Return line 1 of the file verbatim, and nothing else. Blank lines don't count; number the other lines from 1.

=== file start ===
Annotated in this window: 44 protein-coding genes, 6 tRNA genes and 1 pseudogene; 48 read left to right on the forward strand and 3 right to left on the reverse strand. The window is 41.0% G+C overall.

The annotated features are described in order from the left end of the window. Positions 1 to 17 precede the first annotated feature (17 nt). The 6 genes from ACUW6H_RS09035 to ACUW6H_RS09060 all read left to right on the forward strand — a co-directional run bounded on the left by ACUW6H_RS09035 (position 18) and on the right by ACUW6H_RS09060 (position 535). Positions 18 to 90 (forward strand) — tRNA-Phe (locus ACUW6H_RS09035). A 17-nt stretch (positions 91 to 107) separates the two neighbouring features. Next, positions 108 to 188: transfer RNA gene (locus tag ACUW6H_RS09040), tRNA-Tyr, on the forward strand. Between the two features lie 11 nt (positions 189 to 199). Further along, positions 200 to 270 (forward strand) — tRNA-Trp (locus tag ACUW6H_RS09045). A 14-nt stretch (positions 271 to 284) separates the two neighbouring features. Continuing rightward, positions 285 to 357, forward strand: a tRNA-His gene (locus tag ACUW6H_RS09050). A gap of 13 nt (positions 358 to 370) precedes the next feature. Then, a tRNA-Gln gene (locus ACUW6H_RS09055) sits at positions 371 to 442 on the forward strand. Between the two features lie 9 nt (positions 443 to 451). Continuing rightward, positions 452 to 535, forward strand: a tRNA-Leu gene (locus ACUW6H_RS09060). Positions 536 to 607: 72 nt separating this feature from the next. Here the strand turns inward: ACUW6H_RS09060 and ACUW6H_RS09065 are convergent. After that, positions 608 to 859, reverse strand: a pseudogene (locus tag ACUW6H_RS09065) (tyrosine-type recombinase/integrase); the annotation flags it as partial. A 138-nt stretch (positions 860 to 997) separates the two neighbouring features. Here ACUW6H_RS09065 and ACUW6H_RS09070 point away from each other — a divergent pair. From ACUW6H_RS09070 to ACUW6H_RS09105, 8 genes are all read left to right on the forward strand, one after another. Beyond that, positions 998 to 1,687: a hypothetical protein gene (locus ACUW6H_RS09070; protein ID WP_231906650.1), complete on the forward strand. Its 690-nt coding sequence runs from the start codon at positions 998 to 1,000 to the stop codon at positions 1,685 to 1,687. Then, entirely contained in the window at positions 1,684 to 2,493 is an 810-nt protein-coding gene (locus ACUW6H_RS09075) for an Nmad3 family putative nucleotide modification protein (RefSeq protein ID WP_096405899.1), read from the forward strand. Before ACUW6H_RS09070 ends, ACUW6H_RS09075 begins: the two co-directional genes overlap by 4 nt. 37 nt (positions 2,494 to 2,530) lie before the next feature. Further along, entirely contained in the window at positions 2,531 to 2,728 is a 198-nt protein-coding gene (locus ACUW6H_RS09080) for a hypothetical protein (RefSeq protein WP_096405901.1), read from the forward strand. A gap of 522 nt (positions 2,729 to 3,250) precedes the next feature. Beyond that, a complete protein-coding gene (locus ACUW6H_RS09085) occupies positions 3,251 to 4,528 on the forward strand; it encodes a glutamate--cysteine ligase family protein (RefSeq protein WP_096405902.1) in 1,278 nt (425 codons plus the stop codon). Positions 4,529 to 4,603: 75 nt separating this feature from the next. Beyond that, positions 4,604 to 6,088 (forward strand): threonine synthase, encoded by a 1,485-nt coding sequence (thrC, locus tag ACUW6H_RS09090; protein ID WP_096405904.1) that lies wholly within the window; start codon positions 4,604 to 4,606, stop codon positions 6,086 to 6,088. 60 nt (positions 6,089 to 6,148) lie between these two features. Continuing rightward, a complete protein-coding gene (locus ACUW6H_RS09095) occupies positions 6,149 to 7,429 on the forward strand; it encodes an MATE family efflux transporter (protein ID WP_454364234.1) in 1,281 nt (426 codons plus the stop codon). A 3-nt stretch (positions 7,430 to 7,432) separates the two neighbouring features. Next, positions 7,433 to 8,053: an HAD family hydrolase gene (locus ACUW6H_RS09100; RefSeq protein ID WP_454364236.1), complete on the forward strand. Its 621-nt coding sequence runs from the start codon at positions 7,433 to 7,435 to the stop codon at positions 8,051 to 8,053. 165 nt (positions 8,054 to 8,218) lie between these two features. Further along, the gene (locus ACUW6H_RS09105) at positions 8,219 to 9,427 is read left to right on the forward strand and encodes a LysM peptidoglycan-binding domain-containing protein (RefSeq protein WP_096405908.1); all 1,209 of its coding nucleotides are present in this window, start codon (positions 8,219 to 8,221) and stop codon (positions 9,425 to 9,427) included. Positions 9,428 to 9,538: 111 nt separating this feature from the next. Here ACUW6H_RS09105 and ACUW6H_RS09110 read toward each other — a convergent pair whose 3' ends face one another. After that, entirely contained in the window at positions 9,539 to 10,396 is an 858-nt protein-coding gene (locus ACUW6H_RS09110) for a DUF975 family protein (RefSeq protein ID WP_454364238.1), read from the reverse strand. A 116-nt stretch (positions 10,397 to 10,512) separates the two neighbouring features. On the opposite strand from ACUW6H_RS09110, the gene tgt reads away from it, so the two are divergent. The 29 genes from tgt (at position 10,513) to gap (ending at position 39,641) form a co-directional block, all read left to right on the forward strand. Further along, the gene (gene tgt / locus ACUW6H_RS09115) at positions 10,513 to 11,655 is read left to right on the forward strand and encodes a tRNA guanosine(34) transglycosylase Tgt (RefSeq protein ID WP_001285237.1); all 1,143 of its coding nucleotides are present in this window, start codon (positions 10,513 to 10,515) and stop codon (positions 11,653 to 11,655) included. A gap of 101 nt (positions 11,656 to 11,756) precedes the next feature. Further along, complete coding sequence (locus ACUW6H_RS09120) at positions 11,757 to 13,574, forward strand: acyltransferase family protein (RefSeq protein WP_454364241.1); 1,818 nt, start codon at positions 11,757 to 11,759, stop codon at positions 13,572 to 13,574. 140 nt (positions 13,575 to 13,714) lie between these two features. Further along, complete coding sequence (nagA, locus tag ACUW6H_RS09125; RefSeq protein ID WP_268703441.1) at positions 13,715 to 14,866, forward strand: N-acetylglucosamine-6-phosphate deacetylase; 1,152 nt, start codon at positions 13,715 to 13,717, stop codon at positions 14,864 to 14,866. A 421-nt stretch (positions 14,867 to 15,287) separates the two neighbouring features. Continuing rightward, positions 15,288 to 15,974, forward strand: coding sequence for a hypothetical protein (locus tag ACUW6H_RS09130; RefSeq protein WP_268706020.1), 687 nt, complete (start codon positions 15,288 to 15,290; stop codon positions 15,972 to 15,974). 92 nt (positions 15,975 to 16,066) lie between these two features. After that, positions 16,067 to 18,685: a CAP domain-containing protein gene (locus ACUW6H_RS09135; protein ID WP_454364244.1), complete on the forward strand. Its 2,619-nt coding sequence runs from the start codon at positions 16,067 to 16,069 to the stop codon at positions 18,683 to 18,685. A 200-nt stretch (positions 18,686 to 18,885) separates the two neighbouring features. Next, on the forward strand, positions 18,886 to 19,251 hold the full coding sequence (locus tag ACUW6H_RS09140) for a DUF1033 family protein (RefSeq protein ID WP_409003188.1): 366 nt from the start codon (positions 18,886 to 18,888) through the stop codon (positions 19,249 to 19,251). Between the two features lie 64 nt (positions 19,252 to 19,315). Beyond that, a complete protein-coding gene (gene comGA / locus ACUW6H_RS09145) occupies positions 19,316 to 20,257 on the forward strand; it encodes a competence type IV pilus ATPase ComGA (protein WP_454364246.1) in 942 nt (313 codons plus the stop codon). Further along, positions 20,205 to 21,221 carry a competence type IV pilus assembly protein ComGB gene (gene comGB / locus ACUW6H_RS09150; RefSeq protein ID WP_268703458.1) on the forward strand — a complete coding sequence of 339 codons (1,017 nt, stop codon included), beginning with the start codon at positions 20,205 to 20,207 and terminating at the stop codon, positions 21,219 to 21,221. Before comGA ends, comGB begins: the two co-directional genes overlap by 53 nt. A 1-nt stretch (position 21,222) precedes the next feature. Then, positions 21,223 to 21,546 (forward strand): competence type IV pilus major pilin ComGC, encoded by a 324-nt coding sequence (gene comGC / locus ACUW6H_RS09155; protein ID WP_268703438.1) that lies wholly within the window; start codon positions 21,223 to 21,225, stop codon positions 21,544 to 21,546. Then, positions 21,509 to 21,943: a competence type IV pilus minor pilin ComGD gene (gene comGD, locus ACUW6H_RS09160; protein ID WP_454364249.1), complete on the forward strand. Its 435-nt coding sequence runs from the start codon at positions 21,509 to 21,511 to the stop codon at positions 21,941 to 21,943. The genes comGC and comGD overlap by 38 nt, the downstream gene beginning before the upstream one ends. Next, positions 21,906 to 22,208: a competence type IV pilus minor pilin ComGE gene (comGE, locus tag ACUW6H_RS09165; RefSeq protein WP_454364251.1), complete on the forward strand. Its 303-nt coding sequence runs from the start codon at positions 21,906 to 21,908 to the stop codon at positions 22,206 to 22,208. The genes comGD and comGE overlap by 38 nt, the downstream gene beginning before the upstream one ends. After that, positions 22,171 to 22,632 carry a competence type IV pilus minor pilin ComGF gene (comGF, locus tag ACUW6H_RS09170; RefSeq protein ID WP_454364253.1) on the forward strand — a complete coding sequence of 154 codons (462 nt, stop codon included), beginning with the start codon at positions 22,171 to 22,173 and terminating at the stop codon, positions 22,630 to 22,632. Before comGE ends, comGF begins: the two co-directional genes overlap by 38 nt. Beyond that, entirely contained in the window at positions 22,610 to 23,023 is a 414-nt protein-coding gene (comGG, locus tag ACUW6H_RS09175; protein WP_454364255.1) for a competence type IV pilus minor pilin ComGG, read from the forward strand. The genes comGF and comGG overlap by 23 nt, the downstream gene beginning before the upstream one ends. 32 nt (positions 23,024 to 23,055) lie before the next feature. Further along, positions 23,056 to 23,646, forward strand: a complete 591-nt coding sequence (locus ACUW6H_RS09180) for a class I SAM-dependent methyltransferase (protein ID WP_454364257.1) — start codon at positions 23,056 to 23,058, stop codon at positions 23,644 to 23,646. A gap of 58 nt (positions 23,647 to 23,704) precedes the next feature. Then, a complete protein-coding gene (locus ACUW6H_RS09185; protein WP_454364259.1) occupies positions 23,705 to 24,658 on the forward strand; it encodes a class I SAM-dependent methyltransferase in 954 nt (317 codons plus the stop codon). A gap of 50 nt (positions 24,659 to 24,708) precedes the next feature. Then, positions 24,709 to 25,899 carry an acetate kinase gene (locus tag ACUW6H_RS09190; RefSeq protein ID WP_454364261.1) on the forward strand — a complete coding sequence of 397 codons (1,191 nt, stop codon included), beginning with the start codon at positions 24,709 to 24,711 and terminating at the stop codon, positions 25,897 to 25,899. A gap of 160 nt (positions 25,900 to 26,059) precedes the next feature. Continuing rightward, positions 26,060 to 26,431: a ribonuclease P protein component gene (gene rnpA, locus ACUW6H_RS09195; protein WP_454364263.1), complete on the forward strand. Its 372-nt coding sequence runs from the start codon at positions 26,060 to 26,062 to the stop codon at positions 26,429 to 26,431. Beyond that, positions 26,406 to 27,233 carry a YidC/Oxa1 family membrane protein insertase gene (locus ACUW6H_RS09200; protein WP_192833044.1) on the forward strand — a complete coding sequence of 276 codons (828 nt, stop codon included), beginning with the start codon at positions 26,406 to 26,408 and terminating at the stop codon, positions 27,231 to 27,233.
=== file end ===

Annotated in this window: 44 protein-coding genes, 6 tRNA genes and 1 pseudogene; 48 read left to right on the forward strand and 3 right to left on the reverse strand. The window is 41.0% G+C overall.